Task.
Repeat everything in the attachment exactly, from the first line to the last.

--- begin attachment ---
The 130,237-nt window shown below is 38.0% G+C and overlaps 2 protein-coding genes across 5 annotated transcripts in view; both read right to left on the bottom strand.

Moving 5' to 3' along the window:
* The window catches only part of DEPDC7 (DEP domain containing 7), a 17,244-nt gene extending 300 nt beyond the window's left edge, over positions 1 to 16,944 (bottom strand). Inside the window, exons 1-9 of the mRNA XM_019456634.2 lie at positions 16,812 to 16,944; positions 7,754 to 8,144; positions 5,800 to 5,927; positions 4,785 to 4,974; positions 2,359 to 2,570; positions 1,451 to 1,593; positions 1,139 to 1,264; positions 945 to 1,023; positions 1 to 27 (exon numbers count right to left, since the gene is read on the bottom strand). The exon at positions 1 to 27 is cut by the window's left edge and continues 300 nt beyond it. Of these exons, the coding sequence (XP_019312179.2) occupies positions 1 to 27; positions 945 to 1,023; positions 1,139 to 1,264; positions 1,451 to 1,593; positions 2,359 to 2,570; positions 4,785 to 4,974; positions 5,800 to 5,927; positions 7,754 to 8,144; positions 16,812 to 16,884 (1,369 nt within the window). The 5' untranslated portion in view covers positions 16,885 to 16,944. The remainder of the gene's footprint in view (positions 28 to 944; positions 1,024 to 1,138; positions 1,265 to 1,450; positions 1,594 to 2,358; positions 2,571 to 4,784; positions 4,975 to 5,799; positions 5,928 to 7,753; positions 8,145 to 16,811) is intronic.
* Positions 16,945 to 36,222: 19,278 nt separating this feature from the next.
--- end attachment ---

The 130,237-nt window shown below is 38.0% G+C and overlaps 2 protein-coding genes across 5 annotated transcripts in view; both read right to left on the bottom strand.

Moving 5' to 3' along the window:
* The window catches only part of DEPDC7 (DEP domain containing 7), a 17,244-nt gene extending 300 nt beyond the window's left edge, over positions 1 to 16,944 (bottom strand). Inside the window, exons 1-9 of the mRNA XM_019456634.2 lie at positions 16,812 to 16,944; positions 7,754 to 8,144; positions 5,800 to 5,927; positions 4,785 to 4,974; positions 2,359 to 2,570; positions 1,451 to 1,593; positions 1,139 to 1,264; positions 945 to 1,023; positions 1 to 27 (exon numbers count right to left, since the gene is read on the bottom strand). The exon at positions 1 to 27 is cut by the window's left edge and continues 300 nt beyond it. Of these exons, the coding sequence (XP_019312179.2) occupies positions 1 to 27; positions 945 to 1,023; positions 1,139 to 1,264; positions 1,451 to 1,593; positions 2,359 to 2,570; positions 4,785 to 4,974; positions 5,800 to 5,927; positions 7,754 to 8,144; positions 16,812 to 16,884 (1,369 nt within the window). The 5' untranslated portion in view covers positions 16,885 to 16,944. The remainder of the gene's footprint in view (positions 28 to 944; positions 1,024 to 1,138; positions 1,265 to 1,450; positions 1,594 to 2,358; positions 2,571 to 4,784; positions 4,975 to 5,799; positions 5,928 to 7,753; positions 8,145 to 16,811) is intronic.
* Positions 16,945 to 36,222: 19,278 nt separating this feature from the next.